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'I am taking my time coming down to earth'

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Serpentine and Emmet McNamara leave the field in their wake to win the Epsom Derby last Saturday. Photo: Bill Selwyn/Pool via Getty Images

Serpentine and Emmet McNamara leave the field in their wake to win the Epsom Derby last Saturday. Photo: Bill Selwyn/Pool via Getty Images

Getty Images

Serpentine and Emmet McNamara leave the field in their wake to win the Epsom Derby last Saturday. Photo: Bill Selwyn/Pool via Getty Images

In the old days, they would have nailed a poster of Emmet McNamara to notice boards and furlong poles across the land: "Wanted - the man who stole the Derby." And if he did not actually steal it, at the very least he found a £50 note on the road and did the more morally acceptable thing of picking it up and putting it in his pocket.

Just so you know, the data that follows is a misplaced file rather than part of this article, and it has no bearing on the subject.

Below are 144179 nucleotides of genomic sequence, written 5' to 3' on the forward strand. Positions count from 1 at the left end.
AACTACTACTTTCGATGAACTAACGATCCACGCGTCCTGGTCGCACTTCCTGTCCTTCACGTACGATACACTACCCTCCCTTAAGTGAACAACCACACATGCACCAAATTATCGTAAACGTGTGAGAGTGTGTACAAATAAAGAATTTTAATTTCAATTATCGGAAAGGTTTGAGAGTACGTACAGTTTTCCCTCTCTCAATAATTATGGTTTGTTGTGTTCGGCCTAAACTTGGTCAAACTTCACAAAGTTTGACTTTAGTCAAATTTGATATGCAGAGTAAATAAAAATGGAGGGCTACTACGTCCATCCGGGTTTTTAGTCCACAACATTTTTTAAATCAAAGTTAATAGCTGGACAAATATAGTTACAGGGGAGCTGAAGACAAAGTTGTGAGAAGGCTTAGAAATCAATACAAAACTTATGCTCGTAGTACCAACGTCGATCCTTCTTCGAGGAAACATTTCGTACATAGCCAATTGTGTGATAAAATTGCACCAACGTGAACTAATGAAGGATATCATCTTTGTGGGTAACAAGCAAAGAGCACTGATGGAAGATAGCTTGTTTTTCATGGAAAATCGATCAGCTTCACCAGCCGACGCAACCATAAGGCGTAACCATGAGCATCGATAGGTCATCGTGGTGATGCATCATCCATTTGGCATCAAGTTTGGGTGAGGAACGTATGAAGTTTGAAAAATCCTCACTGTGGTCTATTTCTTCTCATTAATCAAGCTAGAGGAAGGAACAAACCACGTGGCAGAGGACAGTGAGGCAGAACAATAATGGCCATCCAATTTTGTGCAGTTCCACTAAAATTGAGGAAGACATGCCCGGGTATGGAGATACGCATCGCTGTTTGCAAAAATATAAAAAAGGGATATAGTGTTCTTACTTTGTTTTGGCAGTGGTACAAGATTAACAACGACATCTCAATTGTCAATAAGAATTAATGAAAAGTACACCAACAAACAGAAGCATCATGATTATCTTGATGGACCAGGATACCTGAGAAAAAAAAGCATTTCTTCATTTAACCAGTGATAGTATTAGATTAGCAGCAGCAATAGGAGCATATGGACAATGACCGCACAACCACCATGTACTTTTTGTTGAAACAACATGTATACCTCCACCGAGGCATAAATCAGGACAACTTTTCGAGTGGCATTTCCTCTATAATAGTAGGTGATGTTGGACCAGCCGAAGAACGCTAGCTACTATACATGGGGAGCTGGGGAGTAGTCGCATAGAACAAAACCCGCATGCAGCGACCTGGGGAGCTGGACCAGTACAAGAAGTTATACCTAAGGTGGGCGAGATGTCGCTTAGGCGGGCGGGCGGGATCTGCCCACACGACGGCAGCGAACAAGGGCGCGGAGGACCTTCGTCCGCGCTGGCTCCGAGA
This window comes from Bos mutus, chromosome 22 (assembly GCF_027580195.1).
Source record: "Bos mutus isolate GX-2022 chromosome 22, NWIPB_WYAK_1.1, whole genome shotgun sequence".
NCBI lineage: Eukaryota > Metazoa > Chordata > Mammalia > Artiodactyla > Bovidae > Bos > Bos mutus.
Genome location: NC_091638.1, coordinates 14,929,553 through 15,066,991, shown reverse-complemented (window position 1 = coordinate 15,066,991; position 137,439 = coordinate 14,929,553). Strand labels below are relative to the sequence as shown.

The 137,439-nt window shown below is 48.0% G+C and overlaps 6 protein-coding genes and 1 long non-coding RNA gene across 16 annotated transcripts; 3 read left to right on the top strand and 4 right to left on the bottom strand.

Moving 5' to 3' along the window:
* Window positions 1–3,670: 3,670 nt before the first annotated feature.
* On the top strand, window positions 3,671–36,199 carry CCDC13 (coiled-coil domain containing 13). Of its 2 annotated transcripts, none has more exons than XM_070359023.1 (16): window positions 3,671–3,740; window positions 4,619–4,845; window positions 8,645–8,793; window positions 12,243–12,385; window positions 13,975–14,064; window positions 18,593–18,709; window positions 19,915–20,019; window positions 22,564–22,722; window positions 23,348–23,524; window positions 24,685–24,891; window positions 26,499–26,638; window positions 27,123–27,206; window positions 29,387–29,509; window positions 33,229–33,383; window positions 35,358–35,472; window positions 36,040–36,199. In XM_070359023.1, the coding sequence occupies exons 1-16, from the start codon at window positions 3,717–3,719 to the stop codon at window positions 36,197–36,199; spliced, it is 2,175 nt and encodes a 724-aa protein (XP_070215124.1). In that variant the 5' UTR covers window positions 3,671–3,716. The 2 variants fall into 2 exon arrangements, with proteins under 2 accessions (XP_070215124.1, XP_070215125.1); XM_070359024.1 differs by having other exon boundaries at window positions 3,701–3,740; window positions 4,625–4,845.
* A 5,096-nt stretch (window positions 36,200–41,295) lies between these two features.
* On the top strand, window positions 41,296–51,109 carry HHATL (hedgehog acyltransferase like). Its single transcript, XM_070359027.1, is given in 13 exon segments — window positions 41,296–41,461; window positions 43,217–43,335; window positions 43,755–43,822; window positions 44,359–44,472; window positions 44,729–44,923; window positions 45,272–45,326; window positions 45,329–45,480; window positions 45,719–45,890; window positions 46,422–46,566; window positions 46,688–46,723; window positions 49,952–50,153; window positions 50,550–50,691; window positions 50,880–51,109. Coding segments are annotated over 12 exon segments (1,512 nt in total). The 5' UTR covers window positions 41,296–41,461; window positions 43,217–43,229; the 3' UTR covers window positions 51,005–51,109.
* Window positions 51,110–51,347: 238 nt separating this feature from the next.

Coronavirus has turned many things on their heads, including last week's month-late Investec Derby, in which the previously unheralded jockey, aided by his very willing partner Serpentine, gave one of the best displays of front-running in recent times to come home five lengths clear of a field that was never nearer. That happens occasionally - but not in the world's greatest Flat race.

After the big story in the build-up to the race was the jocking-off of Tom Marquand on English King, the favourite, in favour of the vastly more experienced Frankie Dettori, whose 25th Derby spin it was, the irony was that it was McNamara's first ride at Epsom, let alone in the Derby.